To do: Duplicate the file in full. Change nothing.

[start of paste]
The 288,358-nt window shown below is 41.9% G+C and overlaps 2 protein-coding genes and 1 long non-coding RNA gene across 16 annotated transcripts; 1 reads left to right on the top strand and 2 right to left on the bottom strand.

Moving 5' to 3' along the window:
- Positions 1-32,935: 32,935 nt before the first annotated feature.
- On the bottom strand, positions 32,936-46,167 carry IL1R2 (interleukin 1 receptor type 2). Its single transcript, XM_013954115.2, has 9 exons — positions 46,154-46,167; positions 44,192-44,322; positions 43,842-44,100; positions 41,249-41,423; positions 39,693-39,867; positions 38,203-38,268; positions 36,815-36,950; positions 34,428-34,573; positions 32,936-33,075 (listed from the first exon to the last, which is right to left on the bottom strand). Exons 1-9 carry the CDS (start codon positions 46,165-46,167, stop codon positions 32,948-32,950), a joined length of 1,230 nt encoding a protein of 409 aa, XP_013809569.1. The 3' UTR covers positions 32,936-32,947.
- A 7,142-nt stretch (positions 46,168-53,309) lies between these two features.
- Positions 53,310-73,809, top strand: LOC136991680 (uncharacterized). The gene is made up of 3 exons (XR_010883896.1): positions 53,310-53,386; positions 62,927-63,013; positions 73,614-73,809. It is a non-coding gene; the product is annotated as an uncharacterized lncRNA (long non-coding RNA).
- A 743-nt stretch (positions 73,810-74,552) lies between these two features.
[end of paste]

The 288,358-nt window shown below is 41.9% G+C and overlaps 2 protein-coding genes and 1 long non-coding RNA gene across 16 annotated transcripts; 1 reads left to right on the top strand and 2 right to left on the bottom strand.

Moving 5' to 3' along the window:
- Positions 1-32,935: 32,935 nt before the first annotated feature.
- On the bottom strand, positions 32,936-46,167 carry IL1R2 (interleukin 1 receptor type 2). Its single transcript, XM_013954115.2, has 9 exons — positions 46,154-46,167; positions 44,192-44,322; positions 43,842-44,100; positions 41,249-41,423; positions 39,693-39,867; positions 38,203-38,268; positions 36,815-36,950; positions 34,428-34,573; positions 32,936-33,075 (listed from the first exon to the last, which is right to left on the bottom strand). Exons 1-9 carry the CDS (start codon positions 46,165-46,167, stop codon positions 32,948-32,950), a joined length of 1,230 nt encoding a protein of 409 aa, XP_013809569.1. The 3' UTR covers positions 32,936-32,947.
- A 7,142-nt stretch (positions 46,168-53,309) lies between these two features.
- Positions 53,310-73,809, top strand: LOC136991680 (uncharacterized). The gene is made up of 3 exons (XR_010883896.1): positions 53,310-53,386; positions 62,927-63,013; positions 73,614-73,809. It is a non-coding gene; the product is annotated as an uncharacterized lncRNA (long non-coding RNA).
- A 743-nt stretch (positions 73,810-74,552) lies between these two features.